NEXT: Interactive candy for little squirts

Interactive candy for little squirts
Several candy manufacturers offer products geared toward youngsters that offers more than just a sweet treat. Lollipops mounted on battery-operated handles that spin as you eat, plastic chickens that lay candy “eggs” and more. Multiple Sweets and Snacks exhibitors showcased kiddie candy products packaged with multiple components. Bazooka Candy Brands expanded its Juicy Drop line with the addition of a pack that lets users change the flavor of sweet gum by squeezing a sour gel from an included bottle. Koko’s Confectionery and Novelty took home Most Innovative New Product Award honors for its Squeezy Squirt Pop product.

 

NEXT: Character counts

Character counts
Wondering what blockbuster movies are going to be heating up the box office and Blu-Ray players this summer? Look no further than the Sweets and Snacks aisles—action heroes, comic book stars and other characters peer back at show attendees from nearly every type of packaging.

Doumak Inc./Campfire Marshmallows is displaying Ghostbusters-decorated marshmallow packaging, with Slimer-shaped mallows visible through the clear film. CandyRific displayed a range of licensed treats, including sweets tying into the upcoming animated picture Trolls.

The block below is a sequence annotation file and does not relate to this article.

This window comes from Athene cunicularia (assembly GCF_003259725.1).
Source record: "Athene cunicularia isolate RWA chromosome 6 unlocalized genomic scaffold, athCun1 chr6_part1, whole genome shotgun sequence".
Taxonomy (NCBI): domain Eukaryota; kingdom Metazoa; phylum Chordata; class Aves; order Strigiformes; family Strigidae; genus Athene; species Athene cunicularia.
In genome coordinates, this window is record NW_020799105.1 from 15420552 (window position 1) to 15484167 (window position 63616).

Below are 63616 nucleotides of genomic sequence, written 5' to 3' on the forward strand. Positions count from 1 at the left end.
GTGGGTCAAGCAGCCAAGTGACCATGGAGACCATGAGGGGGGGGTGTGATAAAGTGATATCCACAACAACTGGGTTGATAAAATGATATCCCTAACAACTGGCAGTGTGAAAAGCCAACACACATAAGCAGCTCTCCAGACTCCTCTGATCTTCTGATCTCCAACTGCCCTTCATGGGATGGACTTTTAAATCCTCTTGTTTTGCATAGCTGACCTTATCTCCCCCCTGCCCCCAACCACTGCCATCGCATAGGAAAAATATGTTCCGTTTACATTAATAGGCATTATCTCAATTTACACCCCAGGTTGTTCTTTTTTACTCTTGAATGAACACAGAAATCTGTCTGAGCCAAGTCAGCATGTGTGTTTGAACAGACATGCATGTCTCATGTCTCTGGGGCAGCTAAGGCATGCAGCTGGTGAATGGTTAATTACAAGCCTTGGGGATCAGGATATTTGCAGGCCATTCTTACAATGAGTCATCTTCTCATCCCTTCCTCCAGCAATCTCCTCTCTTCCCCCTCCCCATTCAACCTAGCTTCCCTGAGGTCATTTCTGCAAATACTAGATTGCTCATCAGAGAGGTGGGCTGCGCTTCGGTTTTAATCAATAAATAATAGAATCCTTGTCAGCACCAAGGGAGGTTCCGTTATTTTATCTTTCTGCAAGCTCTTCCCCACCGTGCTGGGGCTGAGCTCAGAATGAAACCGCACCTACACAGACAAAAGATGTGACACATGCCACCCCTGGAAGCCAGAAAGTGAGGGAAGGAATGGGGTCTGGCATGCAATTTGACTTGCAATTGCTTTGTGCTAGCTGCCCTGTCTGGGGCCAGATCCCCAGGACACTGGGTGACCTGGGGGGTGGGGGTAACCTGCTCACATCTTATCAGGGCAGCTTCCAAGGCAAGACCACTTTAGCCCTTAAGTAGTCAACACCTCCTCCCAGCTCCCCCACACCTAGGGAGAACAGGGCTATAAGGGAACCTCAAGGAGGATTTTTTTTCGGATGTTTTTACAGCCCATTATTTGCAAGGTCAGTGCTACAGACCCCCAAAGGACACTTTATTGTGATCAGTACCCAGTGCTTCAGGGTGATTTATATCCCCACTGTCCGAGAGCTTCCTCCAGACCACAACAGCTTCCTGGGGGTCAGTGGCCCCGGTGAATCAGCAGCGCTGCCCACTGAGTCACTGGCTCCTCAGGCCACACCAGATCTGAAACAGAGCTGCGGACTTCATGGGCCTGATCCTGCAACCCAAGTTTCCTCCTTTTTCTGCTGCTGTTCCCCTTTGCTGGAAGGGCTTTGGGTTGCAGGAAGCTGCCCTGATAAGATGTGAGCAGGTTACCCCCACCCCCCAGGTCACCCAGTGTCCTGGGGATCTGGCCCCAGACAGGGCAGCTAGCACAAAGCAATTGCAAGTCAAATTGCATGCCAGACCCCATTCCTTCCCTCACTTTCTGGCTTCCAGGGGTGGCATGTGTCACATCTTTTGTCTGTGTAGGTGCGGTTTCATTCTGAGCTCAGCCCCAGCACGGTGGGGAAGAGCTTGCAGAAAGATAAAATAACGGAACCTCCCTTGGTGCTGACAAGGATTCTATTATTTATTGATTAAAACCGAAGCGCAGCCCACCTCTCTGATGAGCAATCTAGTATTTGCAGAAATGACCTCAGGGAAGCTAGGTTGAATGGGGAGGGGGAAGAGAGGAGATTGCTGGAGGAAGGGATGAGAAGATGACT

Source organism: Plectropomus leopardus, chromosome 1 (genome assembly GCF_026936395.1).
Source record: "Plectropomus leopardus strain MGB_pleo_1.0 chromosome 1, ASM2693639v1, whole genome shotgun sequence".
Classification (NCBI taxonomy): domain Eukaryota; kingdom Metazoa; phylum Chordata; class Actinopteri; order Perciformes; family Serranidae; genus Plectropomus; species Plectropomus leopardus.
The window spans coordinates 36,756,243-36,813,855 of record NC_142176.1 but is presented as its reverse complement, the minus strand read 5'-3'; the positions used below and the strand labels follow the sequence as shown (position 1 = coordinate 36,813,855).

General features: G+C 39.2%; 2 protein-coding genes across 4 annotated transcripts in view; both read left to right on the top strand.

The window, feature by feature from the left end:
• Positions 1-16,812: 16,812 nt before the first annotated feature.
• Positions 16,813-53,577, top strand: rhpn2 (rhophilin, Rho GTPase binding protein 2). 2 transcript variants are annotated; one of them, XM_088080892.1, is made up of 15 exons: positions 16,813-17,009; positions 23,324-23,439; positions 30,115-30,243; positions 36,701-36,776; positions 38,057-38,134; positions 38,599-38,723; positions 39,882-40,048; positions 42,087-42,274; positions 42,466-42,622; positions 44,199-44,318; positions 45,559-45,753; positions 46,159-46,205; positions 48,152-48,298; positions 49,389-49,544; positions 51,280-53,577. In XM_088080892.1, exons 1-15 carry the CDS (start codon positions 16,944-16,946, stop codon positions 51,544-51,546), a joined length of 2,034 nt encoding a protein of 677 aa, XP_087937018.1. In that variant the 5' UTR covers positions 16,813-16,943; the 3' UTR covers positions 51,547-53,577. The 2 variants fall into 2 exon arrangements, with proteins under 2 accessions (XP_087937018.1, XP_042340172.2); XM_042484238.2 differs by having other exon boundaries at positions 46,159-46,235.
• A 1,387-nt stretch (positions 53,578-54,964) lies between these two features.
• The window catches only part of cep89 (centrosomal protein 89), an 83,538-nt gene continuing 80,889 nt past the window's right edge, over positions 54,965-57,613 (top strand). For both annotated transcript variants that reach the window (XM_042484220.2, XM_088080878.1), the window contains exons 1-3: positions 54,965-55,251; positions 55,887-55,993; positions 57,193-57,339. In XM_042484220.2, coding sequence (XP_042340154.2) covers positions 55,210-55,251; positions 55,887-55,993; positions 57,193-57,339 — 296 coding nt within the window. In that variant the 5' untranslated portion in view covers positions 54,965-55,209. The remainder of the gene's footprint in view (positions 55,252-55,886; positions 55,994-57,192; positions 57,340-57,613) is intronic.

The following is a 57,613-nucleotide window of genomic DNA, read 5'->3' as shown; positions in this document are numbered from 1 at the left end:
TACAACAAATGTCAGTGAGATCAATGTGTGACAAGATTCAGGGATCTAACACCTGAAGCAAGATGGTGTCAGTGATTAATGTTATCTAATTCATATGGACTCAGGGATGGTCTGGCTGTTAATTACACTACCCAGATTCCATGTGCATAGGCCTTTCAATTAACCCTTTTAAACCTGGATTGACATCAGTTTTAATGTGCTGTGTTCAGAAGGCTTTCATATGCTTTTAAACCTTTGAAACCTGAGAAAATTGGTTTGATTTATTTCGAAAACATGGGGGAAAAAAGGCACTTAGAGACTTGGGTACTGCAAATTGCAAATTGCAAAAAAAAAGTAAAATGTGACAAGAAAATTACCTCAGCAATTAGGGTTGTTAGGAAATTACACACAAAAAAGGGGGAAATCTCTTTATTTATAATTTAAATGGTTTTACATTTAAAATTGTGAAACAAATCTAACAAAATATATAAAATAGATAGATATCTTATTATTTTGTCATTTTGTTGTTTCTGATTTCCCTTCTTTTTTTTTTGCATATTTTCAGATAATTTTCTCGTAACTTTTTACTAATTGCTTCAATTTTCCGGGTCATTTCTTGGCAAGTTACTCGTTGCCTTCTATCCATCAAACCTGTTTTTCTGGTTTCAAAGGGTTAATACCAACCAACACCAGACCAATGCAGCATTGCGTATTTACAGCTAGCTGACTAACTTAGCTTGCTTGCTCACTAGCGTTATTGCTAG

NEXT: All around the world

All around the world
Socially conscious consumers care about where their candy ingredients are sourced from and, often, they reach for packages that promise the treats inside do some good in the world.

Sunshine Nut Co. sells stand-up pouches filled with cashews grown in Mozambique, giving back to the farmers and communities where the nuts are grown. Wolfgang Candy Co.’s Cocoa Traveler line of chocolates made with single-source cocoa comes in packaging bearing the main ingredient’s country of origin; the manufacturer partners with the Cocoa Horizons Foundation to improve the lives of growers and their families.

Former Packaging Digest senior editor Jenni Spinner is a trade journalist with two decades of experience in the field. While she has covered numerous industries (including construction, engineering, building security, food production and public works), packaging remains her favorite.

*********************************************************************************************************

Learn about the latest developments in packaging design at EastPack 2016, June 14-16, in New York City. Join us at the Packaging for Food & Beverage conference, starring experts from Coca-Cola, The Schwan Food Co. and more.

Hide comments
account-default-image

Comments

  • Allowed HTML tags: <em> <strong> <blockquote> <br> <p>

Plain text

  • No HTML tags allowed.
  • Web page addresses and e-mail addresses turn into links automatically.
  • Lines and paragraphs break automatically.
Publish